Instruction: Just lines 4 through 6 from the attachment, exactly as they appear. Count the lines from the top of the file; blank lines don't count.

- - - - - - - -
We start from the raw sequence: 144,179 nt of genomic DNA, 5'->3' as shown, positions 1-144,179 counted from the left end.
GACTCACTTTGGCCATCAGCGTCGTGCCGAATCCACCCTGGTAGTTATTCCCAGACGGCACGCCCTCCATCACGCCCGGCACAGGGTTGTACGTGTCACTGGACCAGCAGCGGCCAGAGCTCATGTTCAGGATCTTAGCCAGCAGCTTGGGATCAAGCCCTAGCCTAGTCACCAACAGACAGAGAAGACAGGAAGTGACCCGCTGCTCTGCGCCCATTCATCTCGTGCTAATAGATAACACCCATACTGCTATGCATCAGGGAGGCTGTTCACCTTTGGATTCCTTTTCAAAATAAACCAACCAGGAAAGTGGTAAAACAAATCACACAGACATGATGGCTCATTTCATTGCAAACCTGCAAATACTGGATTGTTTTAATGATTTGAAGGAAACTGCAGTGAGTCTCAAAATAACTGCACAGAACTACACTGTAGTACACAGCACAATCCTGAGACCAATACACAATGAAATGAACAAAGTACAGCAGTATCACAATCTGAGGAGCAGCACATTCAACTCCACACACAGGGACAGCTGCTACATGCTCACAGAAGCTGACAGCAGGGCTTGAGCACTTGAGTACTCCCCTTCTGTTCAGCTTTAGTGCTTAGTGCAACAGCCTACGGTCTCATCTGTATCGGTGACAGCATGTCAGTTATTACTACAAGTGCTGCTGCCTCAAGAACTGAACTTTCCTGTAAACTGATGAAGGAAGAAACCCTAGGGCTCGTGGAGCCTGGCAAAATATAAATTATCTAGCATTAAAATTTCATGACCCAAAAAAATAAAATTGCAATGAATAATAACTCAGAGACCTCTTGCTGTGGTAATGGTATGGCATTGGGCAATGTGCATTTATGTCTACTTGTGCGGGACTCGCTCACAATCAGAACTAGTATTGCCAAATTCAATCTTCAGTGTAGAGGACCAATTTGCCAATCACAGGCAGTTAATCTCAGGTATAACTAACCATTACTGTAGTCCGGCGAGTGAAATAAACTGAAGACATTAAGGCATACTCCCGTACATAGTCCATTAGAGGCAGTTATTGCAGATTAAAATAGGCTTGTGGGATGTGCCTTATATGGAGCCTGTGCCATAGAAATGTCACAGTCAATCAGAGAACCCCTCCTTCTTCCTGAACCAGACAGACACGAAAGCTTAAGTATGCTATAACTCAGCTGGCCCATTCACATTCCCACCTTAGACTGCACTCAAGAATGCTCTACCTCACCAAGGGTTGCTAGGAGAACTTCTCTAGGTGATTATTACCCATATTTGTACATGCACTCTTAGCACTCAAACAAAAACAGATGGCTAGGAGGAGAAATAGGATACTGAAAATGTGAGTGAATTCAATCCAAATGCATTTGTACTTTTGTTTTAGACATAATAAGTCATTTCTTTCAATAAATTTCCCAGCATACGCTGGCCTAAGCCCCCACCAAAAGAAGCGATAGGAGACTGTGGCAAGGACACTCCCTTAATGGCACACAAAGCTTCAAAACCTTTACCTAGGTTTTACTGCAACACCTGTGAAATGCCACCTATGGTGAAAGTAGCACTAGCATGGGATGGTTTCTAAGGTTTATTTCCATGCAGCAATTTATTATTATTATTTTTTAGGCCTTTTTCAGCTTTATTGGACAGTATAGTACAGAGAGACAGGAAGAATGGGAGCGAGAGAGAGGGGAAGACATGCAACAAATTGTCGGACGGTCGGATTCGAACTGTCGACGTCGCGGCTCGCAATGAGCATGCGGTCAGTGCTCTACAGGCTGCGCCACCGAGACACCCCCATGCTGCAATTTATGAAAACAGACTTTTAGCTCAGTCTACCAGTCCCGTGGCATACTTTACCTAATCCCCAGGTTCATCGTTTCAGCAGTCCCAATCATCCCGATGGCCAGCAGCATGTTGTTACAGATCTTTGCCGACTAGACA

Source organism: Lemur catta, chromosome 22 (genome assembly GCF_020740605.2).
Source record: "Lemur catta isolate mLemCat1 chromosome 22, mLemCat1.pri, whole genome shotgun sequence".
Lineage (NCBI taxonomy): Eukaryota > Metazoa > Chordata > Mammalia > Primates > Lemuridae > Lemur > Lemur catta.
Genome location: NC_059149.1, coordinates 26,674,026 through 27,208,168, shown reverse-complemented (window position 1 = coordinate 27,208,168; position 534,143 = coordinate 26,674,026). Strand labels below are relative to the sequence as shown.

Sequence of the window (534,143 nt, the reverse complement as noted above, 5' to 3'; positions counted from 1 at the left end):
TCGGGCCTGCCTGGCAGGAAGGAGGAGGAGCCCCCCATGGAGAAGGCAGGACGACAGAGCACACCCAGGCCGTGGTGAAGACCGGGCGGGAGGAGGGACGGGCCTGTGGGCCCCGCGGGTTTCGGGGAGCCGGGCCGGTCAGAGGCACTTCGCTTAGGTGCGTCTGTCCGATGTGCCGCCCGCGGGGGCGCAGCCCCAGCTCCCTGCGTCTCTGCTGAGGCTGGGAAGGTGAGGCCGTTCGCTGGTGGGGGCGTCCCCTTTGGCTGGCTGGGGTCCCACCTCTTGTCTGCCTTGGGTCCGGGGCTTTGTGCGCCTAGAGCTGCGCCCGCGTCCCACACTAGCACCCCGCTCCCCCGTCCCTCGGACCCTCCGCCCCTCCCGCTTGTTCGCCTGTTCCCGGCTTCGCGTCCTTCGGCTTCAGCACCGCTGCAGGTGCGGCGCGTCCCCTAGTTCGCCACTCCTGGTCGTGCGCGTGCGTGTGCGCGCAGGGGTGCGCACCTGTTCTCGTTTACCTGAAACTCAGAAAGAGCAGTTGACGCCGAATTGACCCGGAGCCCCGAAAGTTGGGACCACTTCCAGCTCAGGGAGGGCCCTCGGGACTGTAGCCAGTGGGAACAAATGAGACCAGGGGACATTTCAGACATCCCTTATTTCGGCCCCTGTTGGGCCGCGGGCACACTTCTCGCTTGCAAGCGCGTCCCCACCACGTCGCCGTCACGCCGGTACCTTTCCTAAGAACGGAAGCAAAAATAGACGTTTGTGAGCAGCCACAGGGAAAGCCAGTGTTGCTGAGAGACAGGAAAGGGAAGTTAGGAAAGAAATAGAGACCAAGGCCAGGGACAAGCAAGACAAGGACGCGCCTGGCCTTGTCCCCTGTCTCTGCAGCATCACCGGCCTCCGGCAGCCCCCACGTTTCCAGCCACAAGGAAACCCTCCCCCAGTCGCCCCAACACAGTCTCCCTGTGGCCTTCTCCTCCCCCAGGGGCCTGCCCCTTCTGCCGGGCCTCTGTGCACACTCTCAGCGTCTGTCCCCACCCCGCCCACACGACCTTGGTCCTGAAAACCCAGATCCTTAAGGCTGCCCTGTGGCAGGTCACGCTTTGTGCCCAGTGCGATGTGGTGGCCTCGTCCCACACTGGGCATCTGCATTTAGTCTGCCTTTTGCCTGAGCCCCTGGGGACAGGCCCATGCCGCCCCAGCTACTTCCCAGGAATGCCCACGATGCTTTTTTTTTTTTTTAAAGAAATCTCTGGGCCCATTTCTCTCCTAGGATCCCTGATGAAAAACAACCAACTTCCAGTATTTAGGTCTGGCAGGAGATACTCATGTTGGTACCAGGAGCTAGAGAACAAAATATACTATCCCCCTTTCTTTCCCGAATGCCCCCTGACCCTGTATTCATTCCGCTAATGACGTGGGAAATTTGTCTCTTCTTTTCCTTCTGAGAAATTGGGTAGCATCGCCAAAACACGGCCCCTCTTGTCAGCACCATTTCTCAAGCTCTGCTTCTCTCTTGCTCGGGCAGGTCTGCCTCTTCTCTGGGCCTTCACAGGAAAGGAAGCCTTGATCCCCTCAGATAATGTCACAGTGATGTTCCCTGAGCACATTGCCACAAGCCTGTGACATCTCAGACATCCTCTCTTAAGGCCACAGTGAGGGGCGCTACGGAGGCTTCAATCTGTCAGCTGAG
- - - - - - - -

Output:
Source record: "Lemur catta isolate mLemCat1 chromosome 22, mLemCat1.pri, whole genome shotgun sequence".
Lineage (NCBI taxonomy): Eukaryota > Metazoa > Chordata > Mammalia > Primates > Lemuridae > Lemur > Lemur catta.
Genome location: NC_059149.1, coordinates 26,674,026 through 27,208,168, shown reverse-complemented (window position 1 = coordinate 27,208,168; position 534,143 = coordinate 26,674,026). Strand labels below are relative to the sequence as shown.